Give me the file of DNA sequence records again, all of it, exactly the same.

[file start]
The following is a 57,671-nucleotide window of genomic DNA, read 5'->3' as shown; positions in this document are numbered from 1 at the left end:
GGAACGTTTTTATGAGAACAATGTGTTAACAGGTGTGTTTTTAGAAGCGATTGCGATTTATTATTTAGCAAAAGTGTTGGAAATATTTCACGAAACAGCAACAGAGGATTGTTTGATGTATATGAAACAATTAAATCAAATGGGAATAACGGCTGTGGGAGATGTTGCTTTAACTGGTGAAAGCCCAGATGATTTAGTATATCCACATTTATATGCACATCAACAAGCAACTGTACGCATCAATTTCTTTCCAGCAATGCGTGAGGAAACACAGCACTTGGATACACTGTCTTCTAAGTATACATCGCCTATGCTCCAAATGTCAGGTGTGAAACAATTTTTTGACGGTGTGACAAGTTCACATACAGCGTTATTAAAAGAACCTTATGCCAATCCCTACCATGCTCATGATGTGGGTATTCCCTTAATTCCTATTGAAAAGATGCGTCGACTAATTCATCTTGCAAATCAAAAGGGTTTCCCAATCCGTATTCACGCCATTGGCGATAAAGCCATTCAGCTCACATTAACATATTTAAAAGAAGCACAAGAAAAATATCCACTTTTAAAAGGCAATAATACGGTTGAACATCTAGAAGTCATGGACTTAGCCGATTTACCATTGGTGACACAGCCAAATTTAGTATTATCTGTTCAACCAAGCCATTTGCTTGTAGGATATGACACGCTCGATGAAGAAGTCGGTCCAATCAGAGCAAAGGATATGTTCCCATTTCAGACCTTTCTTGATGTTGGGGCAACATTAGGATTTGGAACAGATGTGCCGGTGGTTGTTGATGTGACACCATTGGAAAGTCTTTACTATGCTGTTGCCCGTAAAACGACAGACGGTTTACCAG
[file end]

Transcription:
The following is a 57,671-nucleotide window of genomic DNA, read 5'->3' as shown; positions in this document are numbered from 1 at the left end:
GGAACGTTTTTATGAGAACAATGTGTTAACAGGTGTGTTTTTAGAAGCGATTGCGATTTATTATTTAGCAAAAGTGTTGGAAATATTTCACGAAACAGCAACAGAGGATTGTTTGATGTATATGAAACAATTAAATCAAATGGGAATAACGGCTGTGGGAGATGTTGCTTTAACTGGTGAAAGCCCAGATGATTTAGTATATCCACATTTATATGCACATCAACAAGCAACTGTACGCATCAATTTCTTTCCAGCAATGCGTGAGGAAACACAGCACTTGGATACACTGTCTTCTAAGTATACATCGCCTATGCTCCAAATGTCAGGTGTGAAACAATTTTTTGACGGTGTGACAAGTTCACATACAGCGTTATTAAAAGAACCTTATGCCAATCCCTACCATGCTCATGATGTGGGTATTCCCTTAATTCCTATTGAAAAGATGCGTCGACTAATTCATCTTGCAAATCAAAAGGGTTTCCCAATCCGTATTCACGCCATTGGCGATAAAGCCATTCAGCTCACATTAACATATTTAAAAGAAGCACAAGAAAAATATCCACTTTTAAAAGGCAATAATACGGTTGAACATCTAGAAGTCATGGACTTAGCCGATTTACCATTGGTGACACAGCCAAATTTAGTATTATCTGTTCAACCAAGCCATTTGCTTGTAGGATATGACACGCTCGATGAAGAAGTCGGTCCAATCAGAGCAAAGGATATGTTCCCATTTCAGACCTTTCTTGATGTTGGGGCAACATTAGGATTTGGAACAGATGTGCCGGTGGTTGTTGATGTGACACCATTGGAAAGTCTTTACTATGCTGTTGCCCGTAAAACGACAGACGGTTTACCAG